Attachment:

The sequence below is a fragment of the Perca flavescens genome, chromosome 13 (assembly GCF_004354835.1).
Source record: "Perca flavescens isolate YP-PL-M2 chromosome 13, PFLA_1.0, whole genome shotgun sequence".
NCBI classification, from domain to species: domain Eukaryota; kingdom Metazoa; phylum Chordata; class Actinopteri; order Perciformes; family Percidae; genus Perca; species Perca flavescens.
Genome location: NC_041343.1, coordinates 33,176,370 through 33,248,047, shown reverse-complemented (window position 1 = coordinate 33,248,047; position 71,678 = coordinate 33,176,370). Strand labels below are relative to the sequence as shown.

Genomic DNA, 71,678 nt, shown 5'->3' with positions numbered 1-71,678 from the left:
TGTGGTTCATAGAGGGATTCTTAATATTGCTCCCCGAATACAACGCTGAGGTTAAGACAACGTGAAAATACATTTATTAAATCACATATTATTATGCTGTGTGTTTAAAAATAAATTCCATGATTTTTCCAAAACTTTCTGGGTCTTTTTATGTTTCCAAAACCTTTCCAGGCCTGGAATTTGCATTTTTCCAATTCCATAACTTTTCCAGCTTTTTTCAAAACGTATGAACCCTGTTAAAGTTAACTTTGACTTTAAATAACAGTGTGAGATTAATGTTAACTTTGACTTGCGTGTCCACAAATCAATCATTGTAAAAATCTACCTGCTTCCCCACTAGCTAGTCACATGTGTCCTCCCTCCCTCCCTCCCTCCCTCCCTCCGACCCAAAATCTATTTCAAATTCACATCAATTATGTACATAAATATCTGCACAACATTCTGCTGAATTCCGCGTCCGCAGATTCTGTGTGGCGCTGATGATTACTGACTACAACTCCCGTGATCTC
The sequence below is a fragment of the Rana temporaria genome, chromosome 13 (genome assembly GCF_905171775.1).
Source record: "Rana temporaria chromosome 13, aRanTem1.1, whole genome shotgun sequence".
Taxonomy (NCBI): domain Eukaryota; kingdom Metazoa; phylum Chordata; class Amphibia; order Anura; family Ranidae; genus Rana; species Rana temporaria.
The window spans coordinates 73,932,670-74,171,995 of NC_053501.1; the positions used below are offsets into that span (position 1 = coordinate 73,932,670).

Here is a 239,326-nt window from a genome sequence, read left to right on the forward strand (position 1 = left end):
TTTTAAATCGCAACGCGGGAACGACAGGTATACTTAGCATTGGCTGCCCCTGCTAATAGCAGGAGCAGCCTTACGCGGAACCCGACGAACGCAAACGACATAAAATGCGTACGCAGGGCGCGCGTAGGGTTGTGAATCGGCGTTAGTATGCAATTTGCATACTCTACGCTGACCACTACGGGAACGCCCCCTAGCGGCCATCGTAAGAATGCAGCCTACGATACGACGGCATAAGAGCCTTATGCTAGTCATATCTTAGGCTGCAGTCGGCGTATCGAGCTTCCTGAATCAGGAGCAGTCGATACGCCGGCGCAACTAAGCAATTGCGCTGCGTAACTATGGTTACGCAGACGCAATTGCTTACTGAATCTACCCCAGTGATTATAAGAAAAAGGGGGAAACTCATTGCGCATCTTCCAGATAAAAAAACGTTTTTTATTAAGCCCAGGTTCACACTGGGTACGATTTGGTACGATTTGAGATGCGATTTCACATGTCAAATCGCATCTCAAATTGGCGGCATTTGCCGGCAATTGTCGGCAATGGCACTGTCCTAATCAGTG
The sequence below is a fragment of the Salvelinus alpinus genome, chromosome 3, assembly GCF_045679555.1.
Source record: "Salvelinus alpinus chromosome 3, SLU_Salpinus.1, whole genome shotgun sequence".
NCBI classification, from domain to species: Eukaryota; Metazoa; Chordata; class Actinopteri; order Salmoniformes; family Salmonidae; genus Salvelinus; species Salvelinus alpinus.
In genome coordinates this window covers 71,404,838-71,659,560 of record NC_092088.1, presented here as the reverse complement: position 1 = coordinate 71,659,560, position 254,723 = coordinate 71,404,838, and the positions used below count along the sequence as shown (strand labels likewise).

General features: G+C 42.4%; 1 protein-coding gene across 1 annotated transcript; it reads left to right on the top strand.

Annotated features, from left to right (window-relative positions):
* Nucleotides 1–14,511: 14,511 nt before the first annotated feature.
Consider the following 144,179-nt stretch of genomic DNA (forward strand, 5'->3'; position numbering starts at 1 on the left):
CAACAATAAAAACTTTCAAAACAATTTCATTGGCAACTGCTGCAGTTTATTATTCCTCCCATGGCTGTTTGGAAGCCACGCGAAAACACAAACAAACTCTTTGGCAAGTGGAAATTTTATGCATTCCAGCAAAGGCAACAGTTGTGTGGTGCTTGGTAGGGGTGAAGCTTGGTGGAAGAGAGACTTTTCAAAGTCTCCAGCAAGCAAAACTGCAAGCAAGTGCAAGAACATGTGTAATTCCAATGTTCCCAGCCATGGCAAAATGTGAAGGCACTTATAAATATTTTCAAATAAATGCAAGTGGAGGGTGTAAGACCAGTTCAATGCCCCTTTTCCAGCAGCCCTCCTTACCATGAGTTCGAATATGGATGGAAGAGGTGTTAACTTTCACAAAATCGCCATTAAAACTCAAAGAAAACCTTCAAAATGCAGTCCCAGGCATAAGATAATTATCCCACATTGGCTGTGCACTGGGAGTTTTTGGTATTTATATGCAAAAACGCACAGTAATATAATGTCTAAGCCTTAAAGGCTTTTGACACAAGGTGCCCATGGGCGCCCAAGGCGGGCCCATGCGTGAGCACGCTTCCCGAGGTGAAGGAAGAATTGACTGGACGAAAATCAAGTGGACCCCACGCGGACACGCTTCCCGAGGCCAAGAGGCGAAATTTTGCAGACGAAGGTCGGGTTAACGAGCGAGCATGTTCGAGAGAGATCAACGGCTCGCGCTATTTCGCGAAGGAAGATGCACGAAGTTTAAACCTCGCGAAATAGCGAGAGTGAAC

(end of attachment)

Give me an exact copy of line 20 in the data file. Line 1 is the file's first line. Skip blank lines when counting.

Consider the following 144,179-nt stretch of genomic DNA (forward strand, 5'->3'; position numbering starts at 1 on the left):